Mind you, on the positive side, I can write off all my software purchases as a total loss.

I should get a job working in finance for Amazon/Starbucks/Jimmy Carr

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Re: Value, what value?

Agreed, there needs to be defined laws giving licenses value post sale. Publishers have far too much influence one what people can do with their legally purchased licenses.

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Re: Value, what value?

No, because you prepare your accounts on a going concern basis, which means that you assume you are not going to go bust unless there is evidence to the contrary.

In that case, you still have the software, and if it continues to bring benefits to your business of the sort you hoped to get when you bought it, then you show it as an asset.

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Re: Value, what value?

Vince, are you seriously saying you want the government to start setting prices for these things? Think about who would have the most influence over that price? It won't be resellers or owners. It'll be members of FAST, and the only price they'll tolerate for second-hand licenses will be one so low that reselling is no longer viable. Preferably zero.

At the moment the market determines a price for second-hand licenses and the system works quite well.

I never understand this urge people have to say "there should be a law". It's like they don't realise who writes the damn things.

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Re: Value, what value?

The laws should not govern the value of the license, more Define that they have value.

A license should be as resellable as any other non-tangable asset.

You buy stocks in a company, that company can not dictate how you resell them (excluding employee stock options).

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Anonymous Coward

Re: Value, what value?

" it continues to bring benefits to your business of the sort you hoped to get when you bought it, then you show it as an asset."

so logically if it does not bring the benefits "you HOPED to get when you bought it", it's a liability and should be counted as such.

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Anonymous Coward

Re: Value, what value?

" it continues to bring benefits to your business of the sort you hoped to get when you bought it, then you show it as an asset."

so logically from that if it does not bring the benefits "you HOPED to get when you bought it", it's a liability and should be counted as such.

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Re: Value, what value?

I am a Chartered Accountant and that is broadly correct although it wouldn't be a liability. If an asset has a value to a business, that value should be reflected in its balance sheet. If it does not (either through use or resale) then it should be written off and treated as having zero value.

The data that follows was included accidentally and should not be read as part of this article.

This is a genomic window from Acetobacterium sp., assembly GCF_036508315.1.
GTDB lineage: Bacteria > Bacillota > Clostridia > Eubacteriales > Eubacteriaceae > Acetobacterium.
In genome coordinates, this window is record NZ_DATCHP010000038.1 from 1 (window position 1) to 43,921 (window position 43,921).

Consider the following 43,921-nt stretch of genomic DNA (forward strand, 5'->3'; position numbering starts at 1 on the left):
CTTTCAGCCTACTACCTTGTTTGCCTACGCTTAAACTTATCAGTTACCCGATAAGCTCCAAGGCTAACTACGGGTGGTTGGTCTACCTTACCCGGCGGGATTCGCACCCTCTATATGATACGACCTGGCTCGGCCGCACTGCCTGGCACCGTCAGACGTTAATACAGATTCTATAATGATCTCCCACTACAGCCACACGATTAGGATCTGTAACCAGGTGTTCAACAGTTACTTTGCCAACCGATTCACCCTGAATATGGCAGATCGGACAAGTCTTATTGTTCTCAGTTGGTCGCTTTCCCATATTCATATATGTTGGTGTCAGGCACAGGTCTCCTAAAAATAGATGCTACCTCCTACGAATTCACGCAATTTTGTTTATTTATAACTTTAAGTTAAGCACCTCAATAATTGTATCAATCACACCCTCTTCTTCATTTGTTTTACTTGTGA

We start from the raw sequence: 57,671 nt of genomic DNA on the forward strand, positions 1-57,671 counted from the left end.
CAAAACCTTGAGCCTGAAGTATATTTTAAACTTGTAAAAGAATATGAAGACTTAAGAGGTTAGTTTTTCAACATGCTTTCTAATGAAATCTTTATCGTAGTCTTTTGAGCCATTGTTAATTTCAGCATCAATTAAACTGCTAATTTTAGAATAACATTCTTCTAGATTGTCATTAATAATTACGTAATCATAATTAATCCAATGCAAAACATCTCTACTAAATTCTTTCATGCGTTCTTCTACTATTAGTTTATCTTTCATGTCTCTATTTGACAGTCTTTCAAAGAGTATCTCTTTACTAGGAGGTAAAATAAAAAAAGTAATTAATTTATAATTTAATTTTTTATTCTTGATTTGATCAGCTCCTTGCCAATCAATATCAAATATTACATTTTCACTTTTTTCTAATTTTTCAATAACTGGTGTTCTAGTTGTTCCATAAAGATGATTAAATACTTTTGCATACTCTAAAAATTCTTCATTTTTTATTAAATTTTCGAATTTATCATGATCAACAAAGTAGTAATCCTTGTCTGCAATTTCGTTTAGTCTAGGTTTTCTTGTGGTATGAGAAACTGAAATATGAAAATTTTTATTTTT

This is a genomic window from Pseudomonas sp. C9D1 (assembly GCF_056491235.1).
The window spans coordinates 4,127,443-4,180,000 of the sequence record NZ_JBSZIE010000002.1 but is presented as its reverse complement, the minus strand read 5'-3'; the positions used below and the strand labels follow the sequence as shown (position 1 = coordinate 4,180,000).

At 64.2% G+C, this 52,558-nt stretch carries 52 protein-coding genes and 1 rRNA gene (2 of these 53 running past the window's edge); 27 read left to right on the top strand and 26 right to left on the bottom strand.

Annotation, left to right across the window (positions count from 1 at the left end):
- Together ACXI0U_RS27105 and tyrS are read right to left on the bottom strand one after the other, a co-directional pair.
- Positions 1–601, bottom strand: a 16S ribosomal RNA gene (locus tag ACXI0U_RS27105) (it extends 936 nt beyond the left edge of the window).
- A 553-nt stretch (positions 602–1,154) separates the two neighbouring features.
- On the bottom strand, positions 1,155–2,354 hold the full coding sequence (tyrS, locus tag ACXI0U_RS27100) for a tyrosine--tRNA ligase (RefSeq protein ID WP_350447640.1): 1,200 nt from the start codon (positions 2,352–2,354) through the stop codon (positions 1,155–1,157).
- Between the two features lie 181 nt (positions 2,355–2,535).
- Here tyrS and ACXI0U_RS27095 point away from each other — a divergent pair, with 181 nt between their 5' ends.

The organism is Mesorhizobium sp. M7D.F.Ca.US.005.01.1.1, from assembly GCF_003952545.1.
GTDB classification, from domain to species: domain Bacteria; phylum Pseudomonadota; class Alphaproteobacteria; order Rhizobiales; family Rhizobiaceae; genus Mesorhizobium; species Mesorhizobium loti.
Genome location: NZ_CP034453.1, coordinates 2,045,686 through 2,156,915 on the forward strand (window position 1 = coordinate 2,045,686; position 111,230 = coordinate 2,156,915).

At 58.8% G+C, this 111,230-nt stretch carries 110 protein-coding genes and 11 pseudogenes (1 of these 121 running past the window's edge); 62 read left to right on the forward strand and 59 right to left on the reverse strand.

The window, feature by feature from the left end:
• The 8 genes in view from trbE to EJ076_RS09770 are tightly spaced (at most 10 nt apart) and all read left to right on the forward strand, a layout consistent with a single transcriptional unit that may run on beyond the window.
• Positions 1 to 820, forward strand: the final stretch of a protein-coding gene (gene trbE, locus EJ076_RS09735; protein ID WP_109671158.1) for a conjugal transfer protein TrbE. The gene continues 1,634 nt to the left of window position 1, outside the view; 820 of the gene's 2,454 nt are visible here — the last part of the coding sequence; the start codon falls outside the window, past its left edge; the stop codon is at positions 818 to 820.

As an example, if a business were to spend £150,000 on Oracle GRC licenses and find that the product didn't do what it expected (e.g. because it didn't research the product properly in advance as a client of mine foolishly did) and the licences end up not being used, you cannot show any of that £150,000 in your financial statements unless you can resell the licences.

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Re: Value, what value?

@jonathanb

True for assets in general, but in this case the net realizable value (NRV) of the asset is zero according to FAST

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Re: Value, what value?

I'd handle it a bit differently. If you purchase a software license, unless you lose your license via legal action taken in the courts by the vendor, your license can be resold for long as the vendor claims copyright protection of the software.

Essentially, since software is a machine of business, a business needs to be able to handle it just like they would any physical machine (printing press, car, calculator).

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O la la

A cartel acts like a cartel - no surprise here.

BPI, FAST etc - they all rubbed with the same myrrh, as an old Russian saying goes...

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Anonymous Coward

Hilton is credited with having run Microsoft’s anti-piracy business.

nothing like a conflict of interest, nosir. Yet sooo hard to unlearn old habits :)

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No conflict of interest at all

FAST has always been Microsoft's sock puppet. The only news is they are being a bit more blatant about it than usual.

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Anonymous Coward

Re: No conflict of interest at all